Copyright Law and the Lifecycle of Machine Learning Models

Martin Kretschmer, Thomas Margoni, Pinar Oruc

Research output: Contribution to journalArticlepeer-review


Machine learning, a subfield of artificial intelligence (AI), relies on large corpora of data as input for learning algorithms, resulting in trained models that can perform a variety of tasks. While data or information are not subject matter within copyright law, almost all materials used to construct corpora for machine learning are protected by copyright law: texts, images, videos, and so on. There are global policy moves to address the copyright implications of machine learning, in particular in the context of so-called “foundation models” that underpin generative AI. This paper takes a step back, exploring empirically three technological settings through detailed case studies. We set out the established industry methodology of a lifecycle of AI (collecting data, organising data, model training, model operation) to arrive at descriptions suitable for legal analysis. This will allow an assessment of the challenges for a harmonisation of rights, exceptions and disclosure under EU copyright law. The three case studies are: Machine learning for scientific purposes, in the context of a study of regional short-term letting markets; Natural Language Processing (NLP), in the context of large language models; Computer vision, in the context of content moderation of images. We find that the nature and quality of data corpora at the input stage is central to the lifecycle of machine learning. Because of the uncertain legal status of data collection and processing, combined with the competitive advantage gained by firms not disclosing technological advances, the inputs of the models deployed are often unknown. Moreover, the “lawful access” requirement of the EU exception for text and data mining may turn the exception into a decision by rightholders to allow machine learning in the context of their decision to allow access. We assess policy interventions at EU level, seeking to clarify the legal status of input data via copyright exceptions, opt-outs or the forced disclosure of copyright materials. We find that the likely result is a fully copyright-licensed environment of machine learning that may have problematic effects for the structure of industry, innovation and scientific research.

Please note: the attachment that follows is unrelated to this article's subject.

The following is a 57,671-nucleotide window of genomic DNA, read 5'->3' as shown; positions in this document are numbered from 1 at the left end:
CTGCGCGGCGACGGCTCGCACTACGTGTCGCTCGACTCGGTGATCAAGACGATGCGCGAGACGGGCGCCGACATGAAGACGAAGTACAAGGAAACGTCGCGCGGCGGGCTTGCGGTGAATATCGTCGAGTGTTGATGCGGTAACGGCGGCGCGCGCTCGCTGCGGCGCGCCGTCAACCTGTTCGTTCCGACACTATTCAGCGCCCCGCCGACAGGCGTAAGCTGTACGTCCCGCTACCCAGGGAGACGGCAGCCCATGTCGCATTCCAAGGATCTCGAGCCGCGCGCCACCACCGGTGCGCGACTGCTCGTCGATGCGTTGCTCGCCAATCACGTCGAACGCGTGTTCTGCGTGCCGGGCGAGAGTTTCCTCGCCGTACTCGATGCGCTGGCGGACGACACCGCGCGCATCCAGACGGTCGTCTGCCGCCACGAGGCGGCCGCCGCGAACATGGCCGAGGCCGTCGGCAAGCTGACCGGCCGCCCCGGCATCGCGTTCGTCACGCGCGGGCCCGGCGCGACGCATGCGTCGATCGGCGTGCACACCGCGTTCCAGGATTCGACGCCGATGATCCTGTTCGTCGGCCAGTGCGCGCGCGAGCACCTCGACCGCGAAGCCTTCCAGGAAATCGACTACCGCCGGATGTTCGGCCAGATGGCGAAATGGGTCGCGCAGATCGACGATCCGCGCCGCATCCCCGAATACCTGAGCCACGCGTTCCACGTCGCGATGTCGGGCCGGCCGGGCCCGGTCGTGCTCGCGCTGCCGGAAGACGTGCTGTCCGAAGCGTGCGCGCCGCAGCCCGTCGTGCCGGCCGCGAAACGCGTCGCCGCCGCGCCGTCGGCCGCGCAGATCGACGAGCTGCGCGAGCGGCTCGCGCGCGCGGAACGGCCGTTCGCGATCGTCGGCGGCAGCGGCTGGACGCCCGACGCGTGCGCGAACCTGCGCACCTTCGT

Original languageEnglish
Pages (from-to)110-138
Number of pages29
JournalIIC International Review of Intellectual Property and Competition Law
Issue number1
Publication statusPublished - 1 Feb 2024


  • Artificial intelligence
  • Copyright
  • Data mining
  • Digital single market
  • EU
  • Text mining


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